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Is A Simple Favor Based On A True Story?

If you loved the campy, over-the-top story of the 2018 film "A Simple Favor," you might wonder where exactly the totally crazy story came from — and you might be surprised by the answer.

Directed by Paul Feig, "A Simple Favor" seems, at first glance, like a solid copycat of movies like "Gone Girl" and "The Girl on the Train," utilizing a non-linear timeline and a mystery centered around a missing wife. After mommy blogger Stephanie (Anna Kendrick) befriends a polar opposite parent, the hyper-chic fashion PR maven Emily (Blake Lively), Emily asks her new friend for "a simple favor," explaining that she needs to quickly leave town for work in the hopes that Stephanie will watch her son. However, when Emily doesn't return, Stephanie and Emily's husband Sean (Henry Golding) must investigate her disappearance... and what happens next is pretty shocking.

Lively is perfect as a martini-swilling, designer shoe-clad woman of mystery, playing perfectly against Kendrick's neurotic, bubbly Stephanie, and when the film hit theaters, it was yet another success for Feig, with critics and audiences loving its tongue-in-cheek approach to the thriller genre. However, some moviegoers undoubtedly recognized the story from a popular novel. Here's the truth behind "A Simple Favor's" buzzy source material. Spoilers for "A Simple Favor" ahead!

A Simple Favor was based on a bestselling novel

Fans of "A Simple Favor" probably aren't shocked to learn that this completely absurd story isn't based in reality; instead, the story was adapted from Darcey Bell's 2017 novel of the same name. For the most part, the story remains the same — Stephanie and Emily become friends, only for Stephanie to find herself in over her head when Emily goes missing. However, one big twist is different, as is the overall ending.

Partway through both the film and novel, a body believed to be Emily's washes up in a distant lake, featuring her signature tattoo as well as an engagement ring that once belonged to Sean's mother. However, while the movie uses the book's main trick — Emily is a twin, and the body belongs to her sister — it changes two important moments leading up to both the body's discovery and the reveal.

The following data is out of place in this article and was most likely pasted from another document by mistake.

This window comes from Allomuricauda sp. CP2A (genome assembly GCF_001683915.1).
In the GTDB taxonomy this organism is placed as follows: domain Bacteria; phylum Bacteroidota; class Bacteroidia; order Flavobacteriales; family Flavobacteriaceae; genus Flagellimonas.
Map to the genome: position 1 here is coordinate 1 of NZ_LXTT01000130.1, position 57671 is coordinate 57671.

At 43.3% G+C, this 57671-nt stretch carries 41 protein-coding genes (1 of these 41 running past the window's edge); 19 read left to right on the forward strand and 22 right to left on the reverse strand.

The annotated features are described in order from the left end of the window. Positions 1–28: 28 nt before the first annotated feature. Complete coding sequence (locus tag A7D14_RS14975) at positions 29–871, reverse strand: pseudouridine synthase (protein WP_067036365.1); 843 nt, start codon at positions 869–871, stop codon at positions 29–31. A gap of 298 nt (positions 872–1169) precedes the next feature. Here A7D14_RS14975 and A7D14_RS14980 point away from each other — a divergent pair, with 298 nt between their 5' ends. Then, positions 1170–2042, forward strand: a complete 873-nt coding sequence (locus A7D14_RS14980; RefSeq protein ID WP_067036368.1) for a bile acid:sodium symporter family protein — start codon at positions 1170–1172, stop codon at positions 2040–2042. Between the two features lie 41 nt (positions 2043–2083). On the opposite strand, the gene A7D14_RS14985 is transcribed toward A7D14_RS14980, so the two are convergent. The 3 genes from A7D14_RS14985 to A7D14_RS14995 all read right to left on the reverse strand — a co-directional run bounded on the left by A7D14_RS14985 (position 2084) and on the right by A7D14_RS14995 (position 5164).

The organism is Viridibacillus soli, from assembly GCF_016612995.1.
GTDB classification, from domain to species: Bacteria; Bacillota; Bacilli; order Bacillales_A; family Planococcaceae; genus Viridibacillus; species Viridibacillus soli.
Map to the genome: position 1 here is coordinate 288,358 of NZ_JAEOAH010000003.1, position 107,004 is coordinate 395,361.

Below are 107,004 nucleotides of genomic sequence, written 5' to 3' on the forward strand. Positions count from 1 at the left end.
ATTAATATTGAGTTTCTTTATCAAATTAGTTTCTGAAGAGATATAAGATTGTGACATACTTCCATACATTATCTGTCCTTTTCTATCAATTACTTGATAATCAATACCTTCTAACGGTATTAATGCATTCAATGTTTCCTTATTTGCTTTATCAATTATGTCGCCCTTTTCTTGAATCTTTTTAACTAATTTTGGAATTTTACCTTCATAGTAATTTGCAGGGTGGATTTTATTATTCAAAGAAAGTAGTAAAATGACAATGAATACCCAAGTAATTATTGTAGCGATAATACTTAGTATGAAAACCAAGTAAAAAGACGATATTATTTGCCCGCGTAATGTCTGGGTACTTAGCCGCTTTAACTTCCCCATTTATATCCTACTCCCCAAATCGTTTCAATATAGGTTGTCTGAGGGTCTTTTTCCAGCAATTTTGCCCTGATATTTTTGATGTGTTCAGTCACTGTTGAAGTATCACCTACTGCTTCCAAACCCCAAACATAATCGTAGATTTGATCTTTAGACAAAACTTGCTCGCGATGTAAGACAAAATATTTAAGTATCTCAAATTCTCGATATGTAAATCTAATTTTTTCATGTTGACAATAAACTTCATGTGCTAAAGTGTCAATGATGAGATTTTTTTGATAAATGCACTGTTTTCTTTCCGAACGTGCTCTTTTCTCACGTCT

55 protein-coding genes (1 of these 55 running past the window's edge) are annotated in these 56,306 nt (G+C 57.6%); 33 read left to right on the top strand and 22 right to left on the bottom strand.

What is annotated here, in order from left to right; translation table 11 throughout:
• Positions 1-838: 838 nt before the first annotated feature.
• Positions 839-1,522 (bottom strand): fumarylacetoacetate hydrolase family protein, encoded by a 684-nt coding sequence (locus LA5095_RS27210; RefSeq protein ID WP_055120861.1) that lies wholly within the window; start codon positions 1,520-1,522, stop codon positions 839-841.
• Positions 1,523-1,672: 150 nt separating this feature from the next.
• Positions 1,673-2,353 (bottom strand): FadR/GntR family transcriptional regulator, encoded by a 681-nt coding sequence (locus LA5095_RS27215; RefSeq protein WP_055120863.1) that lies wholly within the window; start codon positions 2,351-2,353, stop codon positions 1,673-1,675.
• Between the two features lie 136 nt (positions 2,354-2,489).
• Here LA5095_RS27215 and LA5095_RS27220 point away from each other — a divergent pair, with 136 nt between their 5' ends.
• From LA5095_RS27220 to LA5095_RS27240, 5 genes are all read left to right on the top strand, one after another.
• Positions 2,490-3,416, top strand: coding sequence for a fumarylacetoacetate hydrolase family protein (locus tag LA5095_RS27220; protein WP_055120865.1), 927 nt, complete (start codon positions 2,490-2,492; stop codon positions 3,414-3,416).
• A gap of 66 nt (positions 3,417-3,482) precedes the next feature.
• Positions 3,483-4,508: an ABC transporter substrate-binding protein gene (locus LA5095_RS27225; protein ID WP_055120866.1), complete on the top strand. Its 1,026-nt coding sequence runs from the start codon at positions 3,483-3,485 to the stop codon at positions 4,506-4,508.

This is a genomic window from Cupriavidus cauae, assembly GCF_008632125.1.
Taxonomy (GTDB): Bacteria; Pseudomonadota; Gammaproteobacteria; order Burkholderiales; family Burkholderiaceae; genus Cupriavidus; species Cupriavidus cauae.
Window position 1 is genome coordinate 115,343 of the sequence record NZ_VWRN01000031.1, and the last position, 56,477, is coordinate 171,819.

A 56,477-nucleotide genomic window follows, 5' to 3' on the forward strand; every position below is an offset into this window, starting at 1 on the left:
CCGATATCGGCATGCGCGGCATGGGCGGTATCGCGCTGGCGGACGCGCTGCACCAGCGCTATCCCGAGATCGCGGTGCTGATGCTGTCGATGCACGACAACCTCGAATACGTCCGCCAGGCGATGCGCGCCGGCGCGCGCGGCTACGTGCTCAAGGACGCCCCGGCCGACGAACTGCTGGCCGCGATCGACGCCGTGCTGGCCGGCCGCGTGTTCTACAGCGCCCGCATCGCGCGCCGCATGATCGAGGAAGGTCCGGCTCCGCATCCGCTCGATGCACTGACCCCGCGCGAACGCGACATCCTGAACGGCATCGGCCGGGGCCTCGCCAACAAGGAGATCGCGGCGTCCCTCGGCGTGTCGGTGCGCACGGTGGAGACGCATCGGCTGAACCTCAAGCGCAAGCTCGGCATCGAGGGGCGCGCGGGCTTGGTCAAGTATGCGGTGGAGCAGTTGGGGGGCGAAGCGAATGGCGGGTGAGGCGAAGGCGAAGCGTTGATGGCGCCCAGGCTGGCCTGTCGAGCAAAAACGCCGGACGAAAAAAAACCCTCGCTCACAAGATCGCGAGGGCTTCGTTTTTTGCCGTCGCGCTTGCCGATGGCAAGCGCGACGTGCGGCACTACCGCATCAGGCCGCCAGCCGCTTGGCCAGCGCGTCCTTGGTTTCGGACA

Much of the story remains the same, in that Emily and her twin, whose real names are Hope and Faith in the film, respectively, went on the run together after burning down their family home to try and attack their abusive father. However, in the book, Emily doesn't kill her sister, whose name is Evelyn, but simply doesn't interfere when Evelyn expresses the desire to end her own life — whereas the movie sees her actively drown Faith in the lake and put her ring on her sister's finger. The film also adds in a baffling detail that Hope and Faith had a third sister, Chastity, who died young, which truly doesn't add much to the story and is forgotten about almost immediately.

The onscreen ending of A Simple Favor is totally insane

There are a few small discrepancies here and there, from Sean's job to the amount of Emily's life insurance plan, between the book and film, there's another extremely glaring difference: the ending. The book's ending is pretty solid, but the new, even crazier ending Feig and his team came up with ends up playing pretty spectacularly on screen.

In the book, Emily returns to the scene of the crime, tells Stephanie that Sean was an abusive husband, and manages to concoct a plan where she convinces Stephanie to help her dispose of the body of a nosy insurance agent who nearly figures out her devious plan. Ultimately, she manages to frame both Sean and Stephanie for the murder she committed, leaving the country with her son Nicky, never to be seen again.

However, the movie takes a much more inventive approach. After Sean and Stephanie trap Emily, clad in a 1950s-style, housewife-esque dress with a martini in hand, into confessing her crimes on a hidden camera, Emily flees the house... only to be hit with fellow parent Darren's (Andrew Rannells) hybrid car. Stephanie becomes a private investigator slash mommy blogger, Sean moves away with his son, and Emily goes to jail, where she quickly establishes herself as a sort of queen bee behind bars.

"A Simple Favor," like most other adaptations, undergoes some significant changes between the page and screen, but both versions are definitely worth checking out — and if you do return to the book, it's fascinating to see how Feig and writer Jessica Scharzer changed this crazy story around. You can rent or buy "A Simple Favor" on multiple streaming platforms.